Sulphur-crested Cockatoos Colouration

To: Jack Shapiro <>
Subject: Sulphur-crested Cockatoos Colouration
From: John Gamblin <>
Date: Mon, 27 Oct 2003 17:46:57 -0800 (PST)
Diet change ....

---  wrote:
> Hi All,
> Here's a list of replies i got to my initial posting...i'm still
> unconvinced about this colouration:
> Sender                                     Sighting Location
> Suggested
> Cause
> Peter Fuller(myself)                           Fyansford, Geelong,
>                                 Wanted to stand out in a crowd
> Jill Dark
> Cairns/Atherton
> Tablelands,QLD                               Feeding on Red Soil
> Philip Veerman                                   No sighting
> Wood
> pulp from nest excavating ( educated guess)
> John Reidy                                           Leeton, NSW
>   Bathing in puddle of very muddy red water (visibly muddy)
> Duncan Fraser                                    Gippsland, VIC
> ??????????????????
> Annabel Ashworth/Hoskins            Tamworth, NSW
> Molasses
> from farmers feed supplement blocks turning feathers pink.
> Alan Gillanders                          Atherton Tablelands, QLD
> Staining from red, tropical soils.
> Jack Shapiro                              Mosman, NSW
> Heres some images of the bird i saw down at Fyansford:
> Please let me know if you have troubles accessing this link.
> Cheers,
> Peter
> On Thursday  ( 23/10/03) while walking at Balmoral Beach (Mosman,
> NSW), I
> observed a group of 4 Sulphur-crested Cockatoos feeding on grass
> roots on
> the lawn.  One of them was had a light brown colouration to most of
> it
> feathers except the head.  In bright sunlight it looked brown, but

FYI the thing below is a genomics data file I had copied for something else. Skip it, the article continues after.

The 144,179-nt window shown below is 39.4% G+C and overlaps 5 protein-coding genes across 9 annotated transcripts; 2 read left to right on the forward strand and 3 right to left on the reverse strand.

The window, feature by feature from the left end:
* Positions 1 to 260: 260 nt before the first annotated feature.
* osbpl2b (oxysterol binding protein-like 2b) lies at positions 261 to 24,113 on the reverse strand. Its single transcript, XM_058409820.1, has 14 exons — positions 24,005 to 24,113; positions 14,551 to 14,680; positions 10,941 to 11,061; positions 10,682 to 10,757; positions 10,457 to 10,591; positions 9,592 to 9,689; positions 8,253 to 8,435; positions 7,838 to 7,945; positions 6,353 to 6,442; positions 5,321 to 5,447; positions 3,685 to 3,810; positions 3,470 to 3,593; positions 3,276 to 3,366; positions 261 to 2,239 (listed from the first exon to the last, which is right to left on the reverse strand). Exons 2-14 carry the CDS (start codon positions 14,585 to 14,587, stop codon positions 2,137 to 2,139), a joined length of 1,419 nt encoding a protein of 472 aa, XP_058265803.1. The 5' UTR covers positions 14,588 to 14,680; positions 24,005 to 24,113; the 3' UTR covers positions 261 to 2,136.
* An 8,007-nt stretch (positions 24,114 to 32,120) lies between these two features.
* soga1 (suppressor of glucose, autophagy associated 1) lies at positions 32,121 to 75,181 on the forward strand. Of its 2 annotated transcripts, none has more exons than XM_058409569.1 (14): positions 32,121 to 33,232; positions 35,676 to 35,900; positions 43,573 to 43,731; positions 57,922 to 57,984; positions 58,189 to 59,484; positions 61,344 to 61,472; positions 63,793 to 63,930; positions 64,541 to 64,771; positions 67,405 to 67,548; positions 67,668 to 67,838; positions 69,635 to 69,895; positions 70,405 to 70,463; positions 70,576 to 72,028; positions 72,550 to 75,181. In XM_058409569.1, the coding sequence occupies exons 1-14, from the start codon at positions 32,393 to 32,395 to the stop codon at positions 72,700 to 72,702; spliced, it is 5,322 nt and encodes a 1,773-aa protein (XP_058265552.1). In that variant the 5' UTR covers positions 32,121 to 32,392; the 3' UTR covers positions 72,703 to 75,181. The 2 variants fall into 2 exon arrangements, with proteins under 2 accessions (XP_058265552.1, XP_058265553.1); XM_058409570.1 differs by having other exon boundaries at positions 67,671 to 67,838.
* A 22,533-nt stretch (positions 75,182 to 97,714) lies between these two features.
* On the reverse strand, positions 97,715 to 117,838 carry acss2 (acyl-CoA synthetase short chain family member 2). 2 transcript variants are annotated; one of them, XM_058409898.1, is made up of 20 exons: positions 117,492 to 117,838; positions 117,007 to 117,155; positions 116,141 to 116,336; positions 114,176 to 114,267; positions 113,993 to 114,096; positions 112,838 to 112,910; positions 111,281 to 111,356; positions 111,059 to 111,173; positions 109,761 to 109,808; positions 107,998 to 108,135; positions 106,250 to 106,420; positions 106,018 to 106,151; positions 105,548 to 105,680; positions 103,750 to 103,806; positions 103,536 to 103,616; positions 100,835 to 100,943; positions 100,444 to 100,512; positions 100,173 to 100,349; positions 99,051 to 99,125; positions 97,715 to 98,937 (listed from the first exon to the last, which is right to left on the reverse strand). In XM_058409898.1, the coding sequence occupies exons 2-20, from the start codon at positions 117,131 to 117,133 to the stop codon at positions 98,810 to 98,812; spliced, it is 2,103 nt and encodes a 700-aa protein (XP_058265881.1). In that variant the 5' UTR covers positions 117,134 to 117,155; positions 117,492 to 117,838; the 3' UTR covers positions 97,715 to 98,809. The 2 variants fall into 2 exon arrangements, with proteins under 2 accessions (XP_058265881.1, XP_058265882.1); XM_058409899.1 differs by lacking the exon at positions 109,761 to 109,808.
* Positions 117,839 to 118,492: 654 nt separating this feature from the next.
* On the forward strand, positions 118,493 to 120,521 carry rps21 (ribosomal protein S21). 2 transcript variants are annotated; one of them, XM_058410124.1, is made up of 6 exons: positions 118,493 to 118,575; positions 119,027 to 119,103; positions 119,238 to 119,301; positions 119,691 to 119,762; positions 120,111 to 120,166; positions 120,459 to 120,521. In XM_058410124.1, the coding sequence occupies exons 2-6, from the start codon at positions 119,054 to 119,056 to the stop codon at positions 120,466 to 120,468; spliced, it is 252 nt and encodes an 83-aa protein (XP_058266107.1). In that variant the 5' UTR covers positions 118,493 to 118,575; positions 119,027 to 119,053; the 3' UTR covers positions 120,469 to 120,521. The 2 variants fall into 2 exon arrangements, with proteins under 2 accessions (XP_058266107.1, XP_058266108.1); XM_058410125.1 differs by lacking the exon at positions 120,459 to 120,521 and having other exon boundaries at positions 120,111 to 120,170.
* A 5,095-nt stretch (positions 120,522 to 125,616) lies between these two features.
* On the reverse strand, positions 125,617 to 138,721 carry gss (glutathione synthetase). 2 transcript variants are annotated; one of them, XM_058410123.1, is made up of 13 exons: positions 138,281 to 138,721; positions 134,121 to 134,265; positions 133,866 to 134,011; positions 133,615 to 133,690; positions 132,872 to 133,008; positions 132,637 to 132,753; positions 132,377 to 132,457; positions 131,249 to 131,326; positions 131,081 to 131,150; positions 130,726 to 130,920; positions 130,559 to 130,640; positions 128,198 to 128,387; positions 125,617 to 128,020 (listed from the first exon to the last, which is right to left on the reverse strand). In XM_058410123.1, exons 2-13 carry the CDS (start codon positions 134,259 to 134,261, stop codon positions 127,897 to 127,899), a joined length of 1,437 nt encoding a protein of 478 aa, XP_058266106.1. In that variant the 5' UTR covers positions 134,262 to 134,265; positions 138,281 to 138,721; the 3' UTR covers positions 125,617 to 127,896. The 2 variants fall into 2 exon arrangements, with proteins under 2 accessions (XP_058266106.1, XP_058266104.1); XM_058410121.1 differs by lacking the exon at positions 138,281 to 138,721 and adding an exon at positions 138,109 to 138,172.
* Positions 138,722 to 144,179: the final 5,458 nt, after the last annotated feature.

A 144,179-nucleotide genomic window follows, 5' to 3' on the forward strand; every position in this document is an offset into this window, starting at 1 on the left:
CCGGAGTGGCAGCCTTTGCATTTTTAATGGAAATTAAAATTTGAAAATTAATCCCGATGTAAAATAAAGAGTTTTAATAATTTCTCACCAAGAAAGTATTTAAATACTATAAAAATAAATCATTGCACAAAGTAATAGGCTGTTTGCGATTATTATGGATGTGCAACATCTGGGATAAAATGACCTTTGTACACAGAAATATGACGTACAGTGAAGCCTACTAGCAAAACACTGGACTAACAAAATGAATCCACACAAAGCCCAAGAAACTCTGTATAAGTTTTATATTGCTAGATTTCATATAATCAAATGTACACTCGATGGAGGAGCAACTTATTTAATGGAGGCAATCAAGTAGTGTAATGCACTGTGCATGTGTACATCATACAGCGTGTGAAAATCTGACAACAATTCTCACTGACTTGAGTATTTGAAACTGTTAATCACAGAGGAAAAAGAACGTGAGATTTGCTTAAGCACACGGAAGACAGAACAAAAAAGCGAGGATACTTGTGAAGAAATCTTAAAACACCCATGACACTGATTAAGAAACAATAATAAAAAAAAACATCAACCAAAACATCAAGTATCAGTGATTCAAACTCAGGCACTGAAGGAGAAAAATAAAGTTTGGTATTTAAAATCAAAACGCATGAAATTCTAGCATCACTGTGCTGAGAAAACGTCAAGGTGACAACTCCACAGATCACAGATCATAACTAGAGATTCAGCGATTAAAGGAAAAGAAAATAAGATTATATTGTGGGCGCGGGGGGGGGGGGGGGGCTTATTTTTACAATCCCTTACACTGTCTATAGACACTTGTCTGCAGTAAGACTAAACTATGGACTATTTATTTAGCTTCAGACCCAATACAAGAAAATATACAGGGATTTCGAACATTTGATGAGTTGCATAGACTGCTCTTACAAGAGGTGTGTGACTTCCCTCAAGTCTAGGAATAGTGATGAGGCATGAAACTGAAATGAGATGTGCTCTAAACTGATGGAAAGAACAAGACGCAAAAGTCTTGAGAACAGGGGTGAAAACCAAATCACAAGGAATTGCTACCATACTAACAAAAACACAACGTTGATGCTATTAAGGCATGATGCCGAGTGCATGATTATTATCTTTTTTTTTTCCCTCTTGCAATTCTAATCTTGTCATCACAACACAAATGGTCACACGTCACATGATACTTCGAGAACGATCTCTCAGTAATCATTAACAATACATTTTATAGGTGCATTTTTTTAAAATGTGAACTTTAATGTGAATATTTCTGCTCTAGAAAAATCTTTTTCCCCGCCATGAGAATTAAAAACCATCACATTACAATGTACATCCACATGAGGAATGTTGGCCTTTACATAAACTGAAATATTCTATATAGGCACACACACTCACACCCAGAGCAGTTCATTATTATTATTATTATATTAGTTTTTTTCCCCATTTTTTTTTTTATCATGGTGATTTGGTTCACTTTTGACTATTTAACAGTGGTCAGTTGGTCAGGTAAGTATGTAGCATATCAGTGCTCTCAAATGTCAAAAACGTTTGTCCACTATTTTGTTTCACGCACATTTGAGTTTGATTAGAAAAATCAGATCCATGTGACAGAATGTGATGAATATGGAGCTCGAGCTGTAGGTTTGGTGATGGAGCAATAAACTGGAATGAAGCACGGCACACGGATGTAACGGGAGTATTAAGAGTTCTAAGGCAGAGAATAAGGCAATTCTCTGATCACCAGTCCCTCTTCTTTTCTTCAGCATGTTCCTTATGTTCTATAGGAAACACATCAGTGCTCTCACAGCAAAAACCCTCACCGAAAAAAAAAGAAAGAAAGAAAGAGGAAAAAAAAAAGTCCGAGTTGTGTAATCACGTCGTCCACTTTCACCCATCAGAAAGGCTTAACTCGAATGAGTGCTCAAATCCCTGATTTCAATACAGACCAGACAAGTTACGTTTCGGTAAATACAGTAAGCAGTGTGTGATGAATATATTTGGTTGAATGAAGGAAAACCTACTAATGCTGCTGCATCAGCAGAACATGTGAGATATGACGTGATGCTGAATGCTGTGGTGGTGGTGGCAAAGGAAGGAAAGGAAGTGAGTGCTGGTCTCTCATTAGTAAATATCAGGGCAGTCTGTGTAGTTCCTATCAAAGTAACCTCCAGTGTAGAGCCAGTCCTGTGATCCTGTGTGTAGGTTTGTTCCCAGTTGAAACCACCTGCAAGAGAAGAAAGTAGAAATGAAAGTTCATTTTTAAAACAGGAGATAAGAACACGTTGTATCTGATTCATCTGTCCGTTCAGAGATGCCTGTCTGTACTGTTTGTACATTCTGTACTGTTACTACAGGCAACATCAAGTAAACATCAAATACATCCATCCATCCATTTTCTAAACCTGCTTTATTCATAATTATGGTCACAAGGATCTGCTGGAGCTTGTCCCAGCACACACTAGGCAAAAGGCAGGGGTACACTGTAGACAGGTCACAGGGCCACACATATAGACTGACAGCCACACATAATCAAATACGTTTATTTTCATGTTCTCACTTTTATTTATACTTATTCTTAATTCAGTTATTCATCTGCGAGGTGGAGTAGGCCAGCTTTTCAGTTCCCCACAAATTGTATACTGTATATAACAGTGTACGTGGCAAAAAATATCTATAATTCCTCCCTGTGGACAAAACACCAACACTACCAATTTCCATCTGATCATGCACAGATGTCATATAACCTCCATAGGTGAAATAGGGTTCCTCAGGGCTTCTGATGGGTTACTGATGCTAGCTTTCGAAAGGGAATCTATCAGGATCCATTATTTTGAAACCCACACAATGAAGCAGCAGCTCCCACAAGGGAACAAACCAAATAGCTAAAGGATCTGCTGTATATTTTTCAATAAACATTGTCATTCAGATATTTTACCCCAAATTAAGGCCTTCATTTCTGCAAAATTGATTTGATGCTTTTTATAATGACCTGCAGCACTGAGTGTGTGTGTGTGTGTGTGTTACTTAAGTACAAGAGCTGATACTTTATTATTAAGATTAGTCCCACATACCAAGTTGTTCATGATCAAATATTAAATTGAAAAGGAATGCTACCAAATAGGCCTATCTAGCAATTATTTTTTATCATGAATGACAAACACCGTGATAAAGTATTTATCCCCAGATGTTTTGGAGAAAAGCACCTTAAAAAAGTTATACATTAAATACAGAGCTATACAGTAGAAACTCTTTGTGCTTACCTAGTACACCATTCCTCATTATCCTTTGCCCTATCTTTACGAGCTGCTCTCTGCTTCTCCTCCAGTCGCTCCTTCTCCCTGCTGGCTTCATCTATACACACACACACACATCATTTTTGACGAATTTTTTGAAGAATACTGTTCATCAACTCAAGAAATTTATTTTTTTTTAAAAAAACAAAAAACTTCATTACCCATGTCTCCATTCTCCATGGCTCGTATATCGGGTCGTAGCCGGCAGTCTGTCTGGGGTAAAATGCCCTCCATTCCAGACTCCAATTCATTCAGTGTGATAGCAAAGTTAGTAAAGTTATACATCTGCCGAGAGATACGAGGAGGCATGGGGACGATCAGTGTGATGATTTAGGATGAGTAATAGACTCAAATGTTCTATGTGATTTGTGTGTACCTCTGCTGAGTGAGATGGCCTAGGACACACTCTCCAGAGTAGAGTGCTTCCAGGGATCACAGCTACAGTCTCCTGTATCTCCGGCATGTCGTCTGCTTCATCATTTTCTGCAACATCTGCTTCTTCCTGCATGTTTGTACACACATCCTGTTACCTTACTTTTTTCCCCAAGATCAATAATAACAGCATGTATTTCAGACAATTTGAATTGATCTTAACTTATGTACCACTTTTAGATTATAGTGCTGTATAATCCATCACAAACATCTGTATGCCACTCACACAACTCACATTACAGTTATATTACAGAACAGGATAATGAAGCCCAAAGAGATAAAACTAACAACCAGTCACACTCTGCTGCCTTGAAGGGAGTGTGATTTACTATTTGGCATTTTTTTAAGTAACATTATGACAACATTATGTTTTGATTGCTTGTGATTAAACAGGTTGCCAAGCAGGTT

> perhaps
> under lesser bright conditions it may be viewed as "pinkish".  The
> bird
> itself looked exactly like the other cockatoos in its features, not
> like a
> hybrid.  I have seen hybrid of Sulphur-crested Cockatoos and Galahs,
> and
> this was not one of them. The bird didn¹t look dirty, but at the
> interface
> between the coloured and white regions of the plumage , the
> colouration
> didn¹t look natural.  This may well be an example of what Peter
> Fuller
> suggested a phenomenon related to nesting.
> Recently there has been correspondence on this type of observation in
> birding Aus, with Peter Fuller initiating the subject (Peter Fuller ;
> [BIRDING-AUS] Sulphur-crested Cockatoos colouration- 27, 28,29 August
> 2003).
> What is curious is that such colouration has only been reported this
> year,
> and on other  different individuals of this species, at very diverse
> locations.  Could the dry weather this year be responsible in so
> indirect
> way ?
> Jack Shapiro

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